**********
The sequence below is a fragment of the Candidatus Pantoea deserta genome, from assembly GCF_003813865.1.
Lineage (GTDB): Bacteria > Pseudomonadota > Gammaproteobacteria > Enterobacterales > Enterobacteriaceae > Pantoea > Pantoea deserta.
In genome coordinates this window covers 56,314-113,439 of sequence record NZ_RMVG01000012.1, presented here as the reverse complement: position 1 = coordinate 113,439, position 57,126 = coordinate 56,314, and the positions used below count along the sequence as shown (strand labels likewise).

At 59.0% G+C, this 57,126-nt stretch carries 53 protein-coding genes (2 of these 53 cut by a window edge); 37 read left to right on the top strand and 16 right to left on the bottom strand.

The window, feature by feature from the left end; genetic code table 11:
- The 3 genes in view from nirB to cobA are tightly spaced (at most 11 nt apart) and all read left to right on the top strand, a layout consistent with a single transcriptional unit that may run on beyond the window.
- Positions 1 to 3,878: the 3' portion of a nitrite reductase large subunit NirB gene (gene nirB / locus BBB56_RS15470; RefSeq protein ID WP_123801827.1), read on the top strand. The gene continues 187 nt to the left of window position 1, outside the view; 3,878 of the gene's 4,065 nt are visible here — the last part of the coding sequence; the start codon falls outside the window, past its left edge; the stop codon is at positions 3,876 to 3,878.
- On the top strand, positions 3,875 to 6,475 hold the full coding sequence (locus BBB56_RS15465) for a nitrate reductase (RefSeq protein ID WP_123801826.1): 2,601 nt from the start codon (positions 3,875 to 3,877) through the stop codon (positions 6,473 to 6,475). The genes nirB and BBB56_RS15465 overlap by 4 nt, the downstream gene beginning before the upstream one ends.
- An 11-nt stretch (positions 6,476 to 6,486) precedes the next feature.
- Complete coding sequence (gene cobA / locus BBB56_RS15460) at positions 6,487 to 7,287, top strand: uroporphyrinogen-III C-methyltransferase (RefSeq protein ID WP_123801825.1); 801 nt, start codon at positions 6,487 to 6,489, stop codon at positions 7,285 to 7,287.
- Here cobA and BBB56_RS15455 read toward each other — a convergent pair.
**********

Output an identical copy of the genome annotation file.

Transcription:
The sequence below is a fragment of the Candidatus Pantoea deserta genome, from assembly GCF_003813865.1.
Lineage (GTDB): Bacteria > Pseudomonadota > Gammaproteobacteria > Enterobacterales > Enterobacteriaceae > Pantoea > Pantoea deserta.
In genome coordinates this window covers 56,314-113,439 of sequence record NZ_RMVG01000012.1, presented here as the reverse complement: position 1 = coordinate 113,439, position 57,126 = coordinate 56,314, and the positions used below count along the sequence as shown (strand labels likewise).

At 59.0% G+C, this 57,126-nt stretch carries 53 protein-coding genes (2 of these 53 cut by a window edge); 37 read left to right on the top strand and 16 right to left on the bottom strand.

The window, feature by feature from the left end; genetic code table 11:
- The 3 genes in view from nirB to cobA are tightly spaced (at most 11 nt apart) and all read left to right on the top strand, a layout consistent with a single transcriptional unit that may run on beyond the window.
- Positions 1 to 3,878: the 3' portion of a nitrite reductase large subunit NirB gene (gene nirB / locus BBB56_RS15470; RefSeq protein ID WP_123801827.1), read on the top strand. The gene continues 187 nt to the left of window position 1, outside the view; 3,878 of the gene's 4,065 nt are visible here — the last part of the coding sequence; the start codon falls outside the window, past its left edge; the stop codon is at positions 3,876 to 3,878.
- On the top strand, positions 3,875 to 6,475 hold the full coding sequence (locus BBB56_RS15465) for a nitrate reductase (RefSeq protein ID WP_123801826.1): 2,601 nt from the start codon (positions 3,875 to 3,877) through the stop codon (positions 6,473 to 6,475). The genes nirB and BBB56_RS15465 overlap by 4 nt, the downstream gene beginning before the upstream one ends.
- An 11-nt stretch (positions 6,476 to 6,486) precedes the next feature.
- Complete coding sequence (gene cobA / locus BBB56_RS15460) at positions 6,487 to 7,287, top strand: uroporphyrinogen-III C-methyltransferase (RefSeq protein ID WP_123801825.1); 801 nt, start codon at positions 6,487 to 6,489, stop codon at positions 7,285 to 7,287.
- Here cobA and BBB56_RS15455 read toward each other — a convergent pair.